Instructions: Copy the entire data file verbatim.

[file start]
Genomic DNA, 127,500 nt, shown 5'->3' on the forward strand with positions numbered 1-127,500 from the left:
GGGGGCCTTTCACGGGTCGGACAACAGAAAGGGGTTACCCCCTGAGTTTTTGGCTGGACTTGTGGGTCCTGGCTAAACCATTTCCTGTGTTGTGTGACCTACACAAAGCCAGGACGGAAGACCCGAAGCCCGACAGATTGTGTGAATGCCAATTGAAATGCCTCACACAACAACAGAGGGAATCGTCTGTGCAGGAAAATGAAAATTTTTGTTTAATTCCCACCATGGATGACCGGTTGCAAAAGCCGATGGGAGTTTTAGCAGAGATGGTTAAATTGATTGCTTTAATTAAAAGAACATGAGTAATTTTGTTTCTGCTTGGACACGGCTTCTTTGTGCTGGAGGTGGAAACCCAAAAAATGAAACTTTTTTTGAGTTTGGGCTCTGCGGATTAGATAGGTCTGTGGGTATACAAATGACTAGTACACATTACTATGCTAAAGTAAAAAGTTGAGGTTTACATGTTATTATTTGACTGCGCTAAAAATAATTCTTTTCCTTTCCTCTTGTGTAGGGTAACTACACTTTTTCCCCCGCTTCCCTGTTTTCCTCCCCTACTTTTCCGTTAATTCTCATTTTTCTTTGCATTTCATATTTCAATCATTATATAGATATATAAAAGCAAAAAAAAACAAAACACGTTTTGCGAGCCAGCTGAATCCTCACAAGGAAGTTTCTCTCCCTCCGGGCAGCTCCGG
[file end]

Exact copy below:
Genomic DNA, 127,500 nt, shown 5'->3' on the forward strand with positions numbered 1-127,500 from the left:
GGGGGCCTTTCACGGGTCGGACAACAGAAAGGGGTTACCCCCTGAGTTTTTGGCTGGACTTGTGGGTCCTGGCTAAACCATTTCCTGTGTTGTGTGACCTACACAAAGCCAGGACGGAAGACCCGAAGCCCGACAGATTGTGTGAATGCCAATTGAAATGCCTCACACAACAACAGAGGGAATCGTCTGTGCAGGAAAATGAAAATTTTTGTTTAATTCCCACCATGGATGACCGGTTGCAAAAGCCGATGGGAGTTTTAGCAGAGATGGTTAAATTGATTGCTTTAATTAAAAGAACATGAGTAATTTTGTTTCTGCTTGGACACGGCTTCTTTGTGCTGGAGGTGGAAACCCAAAAAATGAAACTTTTTTTGAGTTTGGGCTCTGCGGATTAGATAGGTCTGTGGGTATACAAATGACTAGTACACATTACTATGCTAAAGTAAAAAGTTGAGGTTTACATGTTATTATTTGACTGCGCTAAAAATAATTCTTTTCCTTTCCTCTTGTGTAGGGTAACTACACTTTTTCCCCCGCTTCCCTGTTTTCCTCCCCTACTTTTCCGTTAATTCTCATTTTTCTTTGCATTTCATATTTCAATCATTATATAGATATATAAAAGCAAAAAAAAACAAAACACGTTTTGCGAGCCAGCTGAATCCTCACAAGGAAGTTTCTCTCCCTCCGGGCAGCTCCGG